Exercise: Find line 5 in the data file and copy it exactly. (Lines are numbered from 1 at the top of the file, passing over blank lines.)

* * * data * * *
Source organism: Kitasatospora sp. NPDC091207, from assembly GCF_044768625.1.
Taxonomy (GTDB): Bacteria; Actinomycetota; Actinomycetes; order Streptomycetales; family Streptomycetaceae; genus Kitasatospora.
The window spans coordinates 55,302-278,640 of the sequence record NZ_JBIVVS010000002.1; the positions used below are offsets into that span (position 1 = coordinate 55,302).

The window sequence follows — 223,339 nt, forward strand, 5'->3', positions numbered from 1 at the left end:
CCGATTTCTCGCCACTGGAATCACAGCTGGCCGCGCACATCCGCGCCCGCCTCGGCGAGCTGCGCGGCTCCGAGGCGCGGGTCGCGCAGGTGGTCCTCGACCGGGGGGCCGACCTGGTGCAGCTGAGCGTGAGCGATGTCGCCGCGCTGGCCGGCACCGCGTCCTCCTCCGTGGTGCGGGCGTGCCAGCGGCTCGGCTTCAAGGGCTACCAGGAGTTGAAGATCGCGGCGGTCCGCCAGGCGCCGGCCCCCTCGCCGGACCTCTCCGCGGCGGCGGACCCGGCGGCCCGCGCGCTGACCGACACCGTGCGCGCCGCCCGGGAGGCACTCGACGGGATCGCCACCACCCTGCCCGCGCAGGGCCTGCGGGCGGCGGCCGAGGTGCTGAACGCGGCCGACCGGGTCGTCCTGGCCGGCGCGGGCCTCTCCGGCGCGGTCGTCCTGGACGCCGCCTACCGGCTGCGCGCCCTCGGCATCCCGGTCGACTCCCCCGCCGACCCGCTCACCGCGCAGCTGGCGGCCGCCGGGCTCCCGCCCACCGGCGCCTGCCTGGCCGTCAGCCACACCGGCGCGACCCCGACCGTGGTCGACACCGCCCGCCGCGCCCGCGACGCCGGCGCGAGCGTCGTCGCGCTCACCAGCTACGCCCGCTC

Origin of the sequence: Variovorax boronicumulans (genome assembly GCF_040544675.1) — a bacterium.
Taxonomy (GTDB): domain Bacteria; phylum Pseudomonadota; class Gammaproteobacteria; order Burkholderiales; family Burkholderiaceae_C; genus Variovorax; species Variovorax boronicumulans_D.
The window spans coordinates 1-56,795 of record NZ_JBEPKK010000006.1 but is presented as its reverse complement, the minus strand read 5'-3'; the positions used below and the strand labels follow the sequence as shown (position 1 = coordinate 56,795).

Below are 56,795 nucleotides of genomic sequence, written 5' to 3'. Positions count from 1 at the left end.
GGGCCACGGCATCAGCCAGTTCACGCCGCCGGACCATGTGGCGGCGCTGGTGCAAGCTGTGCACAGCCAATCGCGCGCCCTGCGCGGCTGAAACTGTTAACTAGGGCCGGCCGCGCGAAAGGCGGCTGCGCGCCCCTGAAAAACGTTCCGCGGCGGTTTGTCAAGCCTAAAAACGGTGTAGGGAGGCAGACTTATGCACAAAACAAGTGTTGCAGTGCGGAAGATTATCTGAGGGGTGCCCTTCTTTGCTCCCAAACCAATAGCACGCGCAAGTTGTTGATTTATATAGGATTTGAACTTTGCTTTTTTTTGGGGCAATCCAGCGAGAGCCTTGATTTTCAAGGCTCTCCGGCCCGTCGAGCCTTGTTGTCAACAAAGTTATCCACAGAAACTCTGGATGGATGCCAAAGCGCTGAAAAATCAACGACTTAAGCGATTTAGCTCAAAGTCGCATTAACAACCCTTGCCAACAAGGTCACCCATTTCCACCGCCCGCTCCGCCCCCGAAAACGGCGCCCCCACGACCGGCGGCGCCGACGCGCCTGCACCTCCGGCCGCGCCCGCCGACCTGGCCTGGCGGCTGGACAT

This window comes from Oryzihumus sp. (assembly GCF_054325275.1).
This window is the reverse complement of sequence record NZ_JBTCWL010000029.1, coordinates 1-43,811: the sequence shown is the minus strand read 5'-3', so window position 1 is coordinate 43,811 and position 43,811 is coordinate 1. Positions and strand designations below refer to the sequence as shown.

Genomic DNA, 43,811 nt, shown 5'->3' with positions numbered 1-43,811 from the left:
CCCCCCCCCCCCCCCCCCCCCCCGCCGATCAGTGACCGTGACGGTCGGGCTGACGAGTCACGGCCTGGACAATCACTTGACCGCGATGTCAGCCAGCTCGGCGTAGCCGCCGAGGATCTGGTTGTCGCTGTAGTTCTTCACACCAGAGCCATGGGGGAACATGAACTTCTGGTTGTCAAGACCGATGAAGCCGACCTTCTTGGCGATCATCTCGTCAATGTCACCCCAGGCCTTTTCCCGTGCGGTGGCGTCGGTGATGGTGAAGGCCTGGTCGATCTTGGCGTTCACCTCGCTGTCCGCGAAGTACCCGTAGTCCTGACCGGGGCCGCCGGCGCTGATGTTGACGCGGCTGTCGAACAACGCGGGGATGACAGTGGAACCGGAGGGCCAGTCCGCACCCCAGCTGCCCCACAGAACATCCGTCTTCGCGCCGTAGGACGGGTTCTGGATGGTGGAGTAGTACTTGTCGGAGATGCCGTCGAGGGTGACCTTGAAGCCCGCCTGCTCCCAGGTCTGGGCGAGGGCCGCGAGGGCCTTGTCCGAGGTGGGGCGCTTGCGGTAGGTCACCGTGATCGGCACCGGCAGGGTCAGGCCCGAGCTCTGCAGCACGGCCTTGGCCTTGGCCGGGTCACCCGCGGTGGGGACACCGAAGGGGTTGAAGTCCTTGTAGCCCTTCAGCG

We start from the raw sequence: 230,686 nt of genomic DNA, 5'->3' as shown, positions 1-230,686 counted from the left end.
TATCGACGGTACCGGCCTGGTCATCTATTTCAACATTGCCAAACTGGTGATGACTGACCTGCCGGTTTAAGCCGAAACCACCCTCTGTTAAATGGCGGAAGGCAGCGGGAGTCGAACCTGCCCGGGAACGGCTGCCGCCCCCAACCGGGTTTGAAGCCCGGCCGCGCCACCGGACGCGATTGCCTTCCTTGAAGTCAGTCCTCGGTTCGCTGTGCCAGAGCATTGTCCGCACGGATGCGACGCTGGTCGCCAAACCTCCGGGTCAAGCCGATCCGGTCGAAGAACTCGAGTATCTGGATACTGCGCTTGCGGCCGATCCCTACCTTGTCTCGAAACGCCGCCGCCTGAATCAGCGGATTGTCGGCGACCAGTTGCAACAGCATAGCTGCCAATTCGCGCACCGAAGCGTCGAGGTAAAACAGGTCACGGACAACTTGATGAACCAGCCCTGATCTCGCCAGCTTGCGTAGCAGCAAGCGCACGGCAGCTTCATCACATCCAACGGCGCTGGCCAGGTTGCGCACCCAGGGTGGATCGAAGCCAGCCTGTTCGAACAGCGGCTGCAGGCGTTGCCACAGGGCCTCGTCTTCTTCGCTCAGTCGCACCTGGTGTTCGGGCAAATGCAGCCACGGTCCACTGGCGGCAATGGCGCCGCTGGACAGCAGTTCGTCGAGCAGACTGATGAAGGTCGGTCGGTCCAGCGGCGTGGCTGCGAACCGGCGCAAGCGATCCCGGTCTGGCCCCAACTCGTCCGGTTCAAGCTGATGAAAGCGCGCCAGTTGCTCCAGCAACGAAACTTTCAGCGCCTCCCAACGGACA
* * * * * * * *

CCGATTTCTCGCCACTGGAATCACAGCTGGCCGCGCACATCCGCGCCCGCCTCGGCGAGCTGCGCGGCTCCGAGGCGCGGGTCGCGCAGGTGGTCCTCGACCGGGGGGCCGACCTGGTGCAGCTGAGCGTGAGCGATGTCGCCGCGCTGGCCGGCACCGCGTCCTCCTCCGTGGTGCGGGCGTGCCAGCGGCTCGGCTTCAAGGGCTACCAGGAGTTGAAGATCGCGGCGGTCCGCCAGGCGCCGGCCCCCTCGCCGGACCTCTCCGCGGCGGCGGACCCGGCGGCCCGCGCGCTGACCGACACCGTGCGCGCCGCCCGGGAGGCACTCGACGGGATCGCCACCACCCTGCCCGCGCAGGGCCTGCGGGCGGCGGCCGAGGTGCTGAACGCGGCCGACCGGGTCGTCCTGGCCGGCGCGGGCCTCTCCGGCGCGGTCGTCCTGGACGCCGCCTACCGGCTGCGCGCCCTCGGCATCCCGGTCGACTCCCCCGCCGACCCGCTCACCGCGCAGCTGGCGGCCGCCGGGCTCCCGCCCACCGGCGCCTGCCTGGCCGTCAGCCACACCGGCGCGACCCCGACCGTGGTCGACACCGCCCGCCGCGCCCGCGACGCCGGCGCGAGCGTCGTCGCGCTCACCAGCTACGCCCGCTC